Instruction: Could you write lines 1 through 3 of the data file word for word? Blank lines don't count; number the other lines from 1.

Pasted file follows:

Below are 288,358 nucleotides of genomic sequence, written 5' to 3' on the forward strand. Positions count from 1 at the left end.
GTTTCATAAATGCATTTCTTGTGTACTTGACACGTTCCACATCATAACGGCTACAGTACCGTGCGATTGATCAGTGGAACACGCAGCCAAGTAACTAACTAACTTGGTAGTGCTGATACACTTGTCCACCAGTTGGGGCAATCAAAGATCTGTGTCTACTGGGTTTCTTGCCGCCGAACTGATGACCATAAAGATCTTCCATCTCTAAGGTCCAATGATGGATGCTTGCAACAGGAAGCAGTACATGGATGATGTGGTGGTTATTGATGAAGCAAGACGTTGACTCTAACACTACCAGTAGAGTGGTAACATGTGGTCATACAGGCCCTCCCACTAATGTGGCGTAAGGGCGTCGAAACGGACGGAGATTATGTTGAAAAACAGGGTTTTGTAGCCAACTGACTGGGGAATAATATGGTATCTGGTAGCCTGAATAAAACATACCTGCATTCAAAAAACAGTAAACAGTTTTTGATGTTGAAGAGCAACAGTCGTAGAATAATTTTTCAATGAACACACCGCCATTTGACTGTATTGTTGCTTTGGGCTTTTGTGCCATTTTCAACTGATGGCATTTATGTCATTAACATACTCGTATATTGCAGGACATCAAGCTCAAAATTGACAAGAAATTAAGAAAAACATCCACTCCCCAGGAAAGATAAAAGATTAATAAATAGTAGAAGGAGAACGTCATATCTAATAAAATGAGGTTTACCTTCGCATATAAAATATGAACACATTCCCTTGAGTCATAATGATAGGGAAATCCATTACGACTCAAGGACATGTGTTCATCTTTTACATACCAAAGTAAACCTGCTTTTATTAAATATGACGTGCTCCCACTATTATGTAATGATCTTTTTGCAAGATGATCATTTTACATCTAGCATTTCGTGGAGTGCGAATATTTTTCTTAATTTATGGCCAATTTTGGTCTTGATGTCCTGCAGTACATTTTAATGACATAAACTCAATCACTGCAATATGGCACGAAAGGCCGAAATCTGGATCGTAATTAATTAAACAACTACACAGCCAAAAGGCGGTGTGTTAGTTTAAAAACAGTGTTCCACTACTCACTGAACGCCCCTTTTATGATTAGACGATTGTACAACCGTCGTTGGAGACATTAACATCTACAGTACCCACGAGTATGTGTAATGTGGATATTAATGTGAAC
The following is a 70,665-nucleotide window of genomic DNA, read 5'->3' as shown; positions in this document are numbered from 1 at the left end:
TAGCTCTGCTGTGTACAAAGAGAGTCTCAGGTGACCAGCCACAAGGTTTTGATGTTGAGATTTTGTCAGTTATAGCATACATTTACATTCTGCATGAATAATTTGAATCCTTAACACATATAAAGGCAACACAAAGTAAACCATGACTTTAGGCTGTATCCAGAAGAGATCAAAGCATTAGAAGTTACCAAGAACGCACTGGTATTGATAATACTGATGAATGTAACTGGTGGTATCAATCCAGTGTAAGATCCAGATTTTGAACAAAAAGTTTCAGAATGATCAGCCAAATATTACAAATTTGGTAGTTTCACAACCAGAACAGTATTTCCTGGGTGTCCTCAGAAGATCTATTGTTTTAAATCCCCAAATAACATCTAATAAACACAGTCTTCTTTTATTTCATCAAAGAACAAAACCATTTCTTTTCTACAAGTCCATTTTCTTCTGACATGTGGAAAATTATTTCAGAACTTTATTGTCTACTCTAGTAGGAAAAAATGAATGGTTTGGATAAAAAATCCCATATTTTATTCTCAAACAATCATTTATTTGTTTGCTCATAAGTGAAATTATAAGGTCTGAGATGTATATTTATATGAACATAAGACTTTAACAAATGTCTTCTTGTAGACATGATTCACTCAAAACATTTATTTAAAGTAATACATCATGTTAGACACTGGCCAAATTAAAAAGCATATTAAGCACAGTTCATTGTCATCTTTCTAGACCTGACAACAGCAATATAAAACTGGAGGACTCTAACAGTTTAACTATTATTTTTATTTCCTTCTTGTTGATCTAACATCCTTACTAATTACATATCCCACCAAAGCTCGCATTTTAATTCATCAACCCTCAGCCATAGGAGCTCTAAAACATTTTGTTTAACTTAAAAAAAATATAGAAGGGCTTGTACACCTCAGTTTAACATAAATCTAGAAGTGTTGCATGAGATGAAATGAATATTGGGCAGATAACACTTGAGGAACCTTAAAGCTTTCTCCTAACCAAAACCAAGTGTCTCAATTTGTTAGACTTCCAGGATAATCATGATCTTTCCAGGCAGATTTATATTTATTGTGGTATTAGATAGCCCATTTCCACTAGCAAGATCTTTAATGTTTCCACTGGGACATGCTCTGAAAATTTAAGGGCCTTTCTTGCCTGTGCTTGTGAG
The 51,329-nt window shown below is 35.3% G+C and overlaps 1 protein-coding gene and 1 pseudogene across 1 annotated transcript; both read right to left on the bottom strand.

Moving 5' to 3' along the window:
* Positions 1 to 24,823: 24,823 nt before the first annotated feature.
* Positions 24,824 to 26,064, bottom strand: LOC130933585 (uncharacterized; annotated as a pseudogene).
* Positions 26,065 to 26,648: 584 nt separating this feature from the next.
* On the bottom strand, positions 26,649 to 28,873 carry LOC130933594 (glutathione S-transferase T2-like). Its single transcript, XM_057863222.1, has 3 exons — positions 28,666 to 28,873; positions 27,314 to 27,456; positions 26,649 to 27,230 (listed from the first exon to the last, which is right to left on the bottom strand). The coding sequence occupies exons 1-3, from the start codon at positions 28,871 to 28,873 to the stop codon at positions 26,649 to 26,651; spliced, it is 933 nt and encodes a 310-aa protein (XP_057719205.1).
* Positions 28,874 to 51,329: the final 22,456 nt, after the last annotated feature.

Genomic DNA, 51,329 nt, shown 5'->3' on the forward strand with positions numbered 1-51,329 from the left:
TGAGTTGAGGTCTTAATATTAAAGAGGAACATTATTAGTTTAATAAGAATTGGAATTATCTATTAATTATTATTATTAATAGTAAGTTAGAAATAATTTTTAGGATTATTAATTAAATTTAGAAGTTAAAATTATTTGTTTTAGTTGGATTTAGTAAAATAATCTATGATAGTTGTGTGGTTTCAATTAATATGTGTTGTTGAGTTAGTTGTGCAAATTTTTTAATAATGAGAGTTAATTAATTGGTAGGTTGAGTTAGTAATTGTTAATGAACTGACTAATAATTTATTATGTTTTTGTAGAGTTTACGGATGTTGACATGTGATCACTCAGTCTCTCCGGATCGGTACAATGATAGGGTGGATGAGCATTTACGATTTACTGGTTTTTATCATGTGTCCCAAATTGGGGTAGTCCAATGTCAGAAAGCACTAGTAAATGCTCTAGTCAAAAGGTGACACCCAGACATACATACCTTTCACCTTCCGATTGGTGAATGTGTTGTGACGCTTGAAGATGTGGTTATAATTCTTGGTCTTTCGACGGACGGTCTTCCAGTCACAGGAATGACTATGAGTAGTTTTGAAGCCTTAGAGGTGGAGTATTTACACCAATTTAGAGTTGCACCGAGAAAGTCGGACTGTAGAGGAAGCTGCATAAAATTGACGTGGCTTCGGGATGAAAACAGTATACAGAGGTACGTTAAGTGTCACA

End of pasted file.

Below are 288,358 nucleotides of genomic sequence, written 5' to 3' on the forward strand. Positions count from 1 at the left end.
GTTTCATAAATGCATTTCTTGTGTACTTGACACGTTCCACATCATAACGGCTACAGTACCGTGCGATTGATCAGTGGAACACGCAGCCAAGTAACTAACTAACTTGGTAGTGCTGATACACTTGTCCACCAGTTGGGGCAATCAAAGATCTGTGTCTACTGGGTTTCTTGCCGCCGAACTGATGACCATAAAGATCTTCCATCTCTAAGGTCCAATGATGGATGCTTGCAACAGGAAGCAGTACATGGATGATGTGGTGGTTATTGATGAAGCAAGACGTTGACTCTAACACTACCAGTAGAGTGGTAACATGTGGTCATACAGGCCCTCCCACTAATGTGGCGTAAGGGCGTCGAAACGGACGGAGATTATGTTGAAAAACAGGGTTTTGTAGCCAACTGACTGGGGAATAATATGGTATCTGGTAGCCTGAATAAAACATACCTGCATTCAAAAAACAGTAAACAGTTTTTGATGTTGAAGAGCAACAGTCGTAGAATAATTTTTCAATGAACACACCGCCATTTGACTGTATTGTTGCTTTGGGCTTTTGTGCCATTTTCAACTGATGGCATTTATGTCATTAACATACTCGTATATTGCAGGACATCAAGCTCAAAATTGACAAGAAATTAAGAAAAACATCCACTCCCCAGGAAAGATAAAAGATTAATAAATAGTAGAAGGAGAACGTCATATCTAATAAAATGAGGTTTACCTTCGCATATAAAATATGAACACATTCCCTTGAGTCATAATGATAGGGAAATCCATTACGACTCAAGGACATGTGTTCATCTTTTACATACCAAAGTAAACCTGCTTTTATTAAATATGACGTGCTCCCACTATTATGTAATGATCTTTTTGCAAGATGATCATTTTACATCTAGCATTTCGTGGAGTGCGAATATTTTTCTTAATTTATGGCCAATTTTGGTCTTGATGTCCTGCAGTACATTTTAATGACATAAACTCAATCACTGCAATATGGCACGAAAGGCCGAAATCTGGATCGTAATTAATTAAACAACTACACAGCCAAAAGGCGGTGTGTTAGTTTAAAAACAGTGTTCCACTACTCACTGAACGCCCCTTTTATGATTAGACGATTGTACAACCGTCGTTGGAGACATTAACATCTACAGTACCCACGAGTATGTGTAATGTGGATATTAATGTGAAC
The following is a 70,665-nucleotide window of genomic DNA, read 5'->3' as shown; positions in this document are numbered from 1 at the left end: